Why Does Your Neck Crack?

People may crack neck to relieve tension in the neck. However, it can result in some undesirable side effects like pain, osteoarthritis, and stroke.

Neck grinding or cracking produces a crackling sound similar to what we hear when some people twist their knuckles to reduce stress. Some men do this on purpose by twisting and turning the neck after getting out of bed or from any prolonged position. The cracking sound may be accompanied by a pop and this may bring some relief. Others also crack their lower back, toes, and ankles. Many people do these habitually and unknowingly, and although it may be relaxing, it may also be harmful.

Causes of Neck Cracking

The neck is made up of seven cervical bones called vertebrae that are supported by muscles, ligaments, and tendons. These provide mobility and support to the head and neck, allowing us to bend, twist, and move without stress. However, persistent stress can cause the neck to produce a cracking sound when twisted. Generally, this may be harmless, but if your neck cracks and feels pain, you must consider seeking medical consultation.


A thick fluid (synovial fluid) surrounds each of the seven neck joints, providing lubrication to facilitate their movements. This fluid contains nitrogen and carbon dioxide gas, which can form bubbles. Moving the neck joints can increase pressure in the bubbles, causing popping, or bursting of these bubbles. This process, called cavitation, is heard as a cracking sound, and is the leading cause of cracking.

Ligaments factor

Ligaments support a joint where two or more bones meet, providing mobility to the joint. Bones may have some projections that are raised where ligaments can get stuck and are let loose when moving the neck. When there is a slippage of ligaments from the surface of a bone projection, neck cracking will occur.

Joint problem

Diseases like osteoporosis and arthritis may be characterized by joint roughening. These conditions lead to degenerative bone changes in the neck that cause cracking when moved.

Cervical osteoarthritis (also called cervical spondylosis) develops as people age. After the age of 50, the spongy discs between the cervical vertebrae degenerate and lose their ability to provide a natural cushion between the bones. As the cervical vertebrae and their ligaments become thicker, they encroach onto the space between the bones, making the space become smaller. This results in neck stiffness and pain, and also leads to cracking in older people. Cervical spondylosis can also be a result of poor posture.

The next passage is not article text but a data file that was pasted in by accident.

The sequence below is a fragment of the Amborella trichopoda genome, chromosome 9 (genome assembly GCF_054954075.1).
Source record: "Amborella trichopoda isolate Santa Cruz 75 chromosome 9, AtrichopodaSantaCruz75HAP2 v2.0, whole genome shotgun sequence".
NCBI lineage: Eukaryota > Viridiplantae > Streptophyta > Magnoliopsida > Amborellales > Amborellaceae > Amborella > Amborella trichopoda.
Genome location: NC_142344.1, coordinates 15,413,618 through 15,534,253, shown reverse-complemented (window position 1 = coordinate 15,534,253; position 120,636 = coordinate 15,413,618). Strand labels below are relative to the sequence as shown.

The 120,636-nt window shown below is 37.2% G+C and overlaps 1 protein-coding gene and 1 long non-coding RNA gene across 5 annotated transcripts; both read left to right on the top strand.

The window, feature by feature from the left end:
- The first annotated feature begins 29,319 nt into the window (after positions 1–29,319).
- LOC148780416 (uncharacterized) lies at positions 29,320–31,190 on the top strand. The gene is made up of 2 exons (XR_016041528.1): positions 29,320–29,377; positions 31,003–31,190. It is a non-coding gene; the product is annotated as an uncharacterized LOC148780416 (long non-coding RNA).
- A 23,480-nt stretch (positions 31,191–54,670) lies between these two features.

A previous neck injurymay occur in certain people who perform strenuous activities like athletes and gymnasts. The injured neck joint may experience more stress, causing neck grinding and cracking with certain movements.

Side Effects of Neck Cracking

It can result in some undesirable effects, including:

  • Neck Pain - Neck grinding or cracking can decrease the mobility of the neck after some time. This is due to the wearing down of the cartilages surrounding the vertebrae, leading to degenerative changes characteristic of arthritis. This results in inflammation and neck pain as pressure builds up on the nerves.
  • Osteoarthritis - Habitual cracking places considerable stress on the neck joints, causing the ligaments to stretch excessively. This can lead to instability, which induces the formation of bone bridges between the vertebrae, as the body tries to stabilize the joint. However, this is not a normal process, and can lead permanent and irreversible joint stabilization called osteoarthritis.
  • Stroke - Studies reveal that strokes occurring in people younger than 60 years old may be due to habitual neck grinding or cracking. Repeated cracking can cause injuries to the blood vessels in the neck or cervical arteries. These tears on the arteries can lead to bleeding and formation of blood clots that can travel to the brain. Blood clots can block blood flow, which can deprive oxygen supply to the brain. A stroke caused by neck grinding or cracking may be minor, causing a transient ischemic attack, but it may also be fatal. Common symptoms of stroke include dizziness, confusion, weakness involving half of the body, blurred vision, trouble speaking, and severe headache. Emergency treatment is needed when these symptoms occur.

Relief for Neck Cracking

Home care

For mild conditions, one can employ these simple remedies:

  • Exercise - The back of the neck is often held tightly in position when working, causing the muscles to shorten, and preventing natural movements of the neck. You can exercise these muscles by lowering your head to the front until the chin touches the chest. Keep the head in this position as long you can to stretch the back of the neck, then release.
  • Joint Movement - When the neck joints are not freely moving, grinding noises may be heard. Muscle tightness can also cause neck pain. Gently stretch your neck to ease the tension in the neck muscles. Exercise the weak neck muscles to improve the blood flow in this area and relieve pain.
  • Sternocleidomastoid (SCM) Exercise - The SCM is the large muscle at each side of the neck that causes much pain. Stretch you SCM by turning your head as far as possible to one side. You may feel minor discomfort and hear grinding or crunching sounds, but avoid pushing it until you feel pain. You can use your hands to stabilize the head while turning. Do the same procedure gently to turn the head to the other side.

Medical Help

You may need medical help when severe side effects such as neck pain, stroke, and osteoarthritis occur. Keep the neck stable and avoid sudden neck movements until you get appropriate medical help.

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